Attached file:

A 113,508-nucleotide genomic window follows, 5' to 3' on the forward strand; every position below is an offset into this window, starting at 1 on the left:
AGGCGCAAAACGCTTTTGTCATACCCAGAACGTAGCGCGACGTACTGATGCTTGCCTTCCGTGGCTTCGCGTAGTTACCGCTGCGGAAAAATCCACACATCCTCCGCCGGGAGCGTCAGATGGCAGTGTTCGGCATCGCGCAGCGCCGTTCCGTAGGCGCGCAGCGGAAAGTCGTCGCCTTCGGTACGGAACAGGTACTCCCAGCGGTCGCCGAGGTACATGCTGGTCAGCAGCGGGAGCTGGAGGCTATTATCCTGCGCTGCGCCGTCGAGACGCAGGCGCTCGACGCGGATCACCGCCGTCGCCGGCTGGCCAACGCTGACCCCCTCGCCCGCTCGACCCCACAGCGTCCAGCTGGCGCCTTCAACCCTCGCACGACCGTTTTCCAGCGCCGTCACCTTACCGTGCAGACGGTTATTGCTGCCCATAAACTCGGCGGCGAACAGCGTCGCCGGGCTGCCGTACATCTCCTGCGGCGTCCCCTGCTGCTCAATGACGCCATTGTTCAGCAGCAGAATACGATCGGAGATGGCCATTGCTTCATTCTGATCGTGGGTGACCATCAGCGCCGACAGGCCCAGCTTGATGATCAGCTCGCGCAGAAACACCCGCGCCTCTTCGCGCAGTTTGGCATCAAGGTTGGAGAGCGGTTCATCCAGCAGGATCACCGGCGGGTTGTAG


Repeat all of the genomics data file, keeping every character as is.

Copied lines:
A 113,508-nucleotide genomic window follows, 5' to 3' on the forward strand; every position below is an offset into this window, starting at 1 on the left:
AGGCGCAAAACGCTTTTGTCATACCCAGAACGTAGCGCGACGTACTGATGCTTGCCTTCCGTGGCTTCGCGTAGTTACCGCTGCGGAAAAATCCACACATCCTCCGCCGGGAGCGTCAGATGGCAGTGTTCGGCATCGCGCAGCGCCGTTCCGTAGGCGCGCAGCGGAAAGTCGTCGCCTTCGGTACGGAACAGGTACTCCCAGCGGTCGCCGAGGTACATGCTGGTCAGCAGCGGGAGCTGGAGGCTATTATCCTGCGCTGCGCCGTCGAGACGCAGGCGCTCGACGCGGATCACCGCCGTCGCCGGCTGGCCAACGCTGACCCCCTCGCCCGCTCGACCCCACAGCGTCCAGCTGGCGCCTTCAACCCTCGCACGACCGTTTTCCAGCGCCGTCACCTTACCGTGCAGACGGTTATTGCTGCCCATAAACTCGGCGGCGAACAGCGTCGCCGGGCTGCCGTACATCTCCTGCGGCGTCCCCTGCTGCTCAATGACGCCATTGTTCAGCAGCAGAATACGATCGGAGATGGCCATTGCTTCATTCTGATCGTGGGTGACCATCAGCGCCGACAGGCCCAGCTTGATGATCAGCTCGCGCAGAAACACCCGCGCCTCTTCGCGCAGTTTGGCATCAAGGTTGGAGAGCGGTTCATCCAGCAGGATCACCGGCGGGTTGTAG